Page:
The Statute at issue in this case does not on its face limit any commercial activity to in-state or local transactions. Instead, by its terms, the Statute prohibits all direct shipments of cigarettes to New York consumers, whether the direct shippers be located within or without the state, with the limited exception that any person, again whether located within or without the state, may transport to a New York consumer up to four cartons of cigarettes by means other than that of a common or contract carrier. We decline to look beyond the “particular language” of the Statute in determining whether it is facially discriminatory because to do so would collapse the facial and effects analyses into one inquiry. We conclude that no reading of the language of the Statute supports the conclusion that it discriminates against interstate commerce on its face.
B. Discrimination in Effect
A statute or regulation may also be subject to strict scrutiny if it discriminates against interstate commerce in effect. Wyoming v. Oklahoma, 502 U.S. 437, 455, 112 S.Ct. 789, 117 L.Ed.2d 1 (1992). The district court concluded that in addition to facial discrimination, the Statute also discriminates against interstate commerce in effect. Santa Fe, 2001 WL 636441, at *16-17. We disagree.
The court articulated the same two bases for its conclusion that the Statute in effect is discriminatory: (1) the retail cigarette market is effectively limited to in-state businesses, and (2) the delivery exception is likewise effectively limited to in-state brick-and-mortar outlets.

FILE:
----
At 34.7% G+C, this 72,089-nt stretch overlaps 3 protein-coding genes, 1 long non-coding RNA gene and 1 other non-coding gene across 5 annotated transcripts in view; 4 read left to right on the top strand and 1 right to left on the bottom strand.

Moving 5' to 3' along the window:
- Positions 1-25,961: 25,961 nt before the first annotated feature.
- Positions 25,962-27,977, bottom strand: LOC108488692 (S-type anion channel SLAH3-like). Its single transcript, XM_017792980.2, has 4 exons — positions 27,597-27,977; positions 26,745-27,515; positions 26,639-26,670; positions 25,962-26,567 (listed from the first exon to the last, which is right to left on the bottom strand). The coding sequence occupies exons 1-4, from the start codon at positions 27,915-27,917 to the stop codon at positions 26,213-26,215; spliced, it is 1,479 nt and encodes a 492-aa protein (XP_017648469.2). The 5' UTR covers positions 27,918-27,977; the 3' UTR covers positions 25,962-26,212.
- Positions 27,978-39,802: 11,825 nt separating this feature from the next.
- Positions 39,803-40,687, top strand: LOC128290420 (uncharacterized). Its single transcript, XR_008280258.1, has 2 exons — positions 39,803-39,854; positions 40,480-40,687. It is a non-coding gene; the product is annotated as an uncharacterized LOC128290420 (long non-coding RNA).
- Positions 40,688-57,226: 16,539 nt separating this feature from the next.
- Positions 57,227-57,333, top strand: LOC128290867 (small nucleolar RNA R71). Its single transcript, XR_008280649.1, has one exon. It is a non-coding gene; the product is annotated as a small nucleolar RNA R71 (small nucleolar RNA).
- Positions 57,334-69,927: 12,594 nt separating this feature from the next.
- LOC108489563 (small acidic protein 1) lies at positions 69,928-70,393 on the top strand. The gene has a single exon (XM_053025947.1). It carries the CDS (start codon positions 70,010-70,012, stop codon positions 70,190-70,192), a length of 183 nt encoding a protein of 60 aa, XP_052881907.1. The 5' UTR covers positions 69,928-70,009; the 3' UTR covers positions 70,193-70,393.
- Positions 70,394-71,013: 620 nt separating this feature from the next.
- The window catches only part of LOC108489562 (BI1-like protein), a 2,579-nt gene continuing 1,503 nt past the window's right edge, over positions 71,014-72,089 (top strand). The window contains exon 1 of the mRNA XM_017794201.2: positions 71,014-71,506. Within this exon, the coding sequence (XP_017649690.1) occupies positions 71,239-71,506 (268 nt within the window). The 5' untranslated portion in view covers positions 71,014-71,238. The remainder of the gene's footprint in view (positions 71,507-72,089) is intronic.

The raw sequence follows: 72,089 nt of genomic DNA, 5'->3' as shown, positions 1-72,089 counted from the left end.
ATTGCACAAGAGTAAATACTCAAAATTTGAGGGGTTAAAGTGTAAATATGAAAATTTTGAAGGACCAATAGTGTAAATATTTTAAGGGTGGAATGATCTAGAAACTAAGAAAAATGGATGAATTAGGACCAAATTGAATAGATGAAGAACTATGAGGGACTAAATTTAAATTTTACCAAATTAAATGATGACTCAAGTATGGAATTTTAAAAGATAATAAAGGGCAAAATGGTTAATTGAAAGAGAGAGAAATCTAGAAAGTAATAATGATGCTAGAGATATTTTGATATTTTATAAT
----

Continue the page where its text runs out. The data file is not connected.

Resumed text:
1. Limiting Sales to In-State, Face-to-Face Transactions
Following its citation to the Statute, the district court observed that “[t]he only way an out-of-state seller could legally sell retail cigarettes to New York consumers under [the Statute] is to establish a brick-and-mortar outlet in New York”. Id. at *16. The district court then credited the Plaintiffs' testimony that “establishing in-state brick-and-mortar outlets by plaintiffs would be ‘unworkable’ and ‘uneconomic,’ ” and therefore the court concluded that “the effect of [the Statute] is to eliminate out-of-state direct sales retailers from the market by requiring face-to-face, in-state retail sales only.” Id. (internal citation omitted). Both the court's reasoning and conclusion are flawed in a number of respects.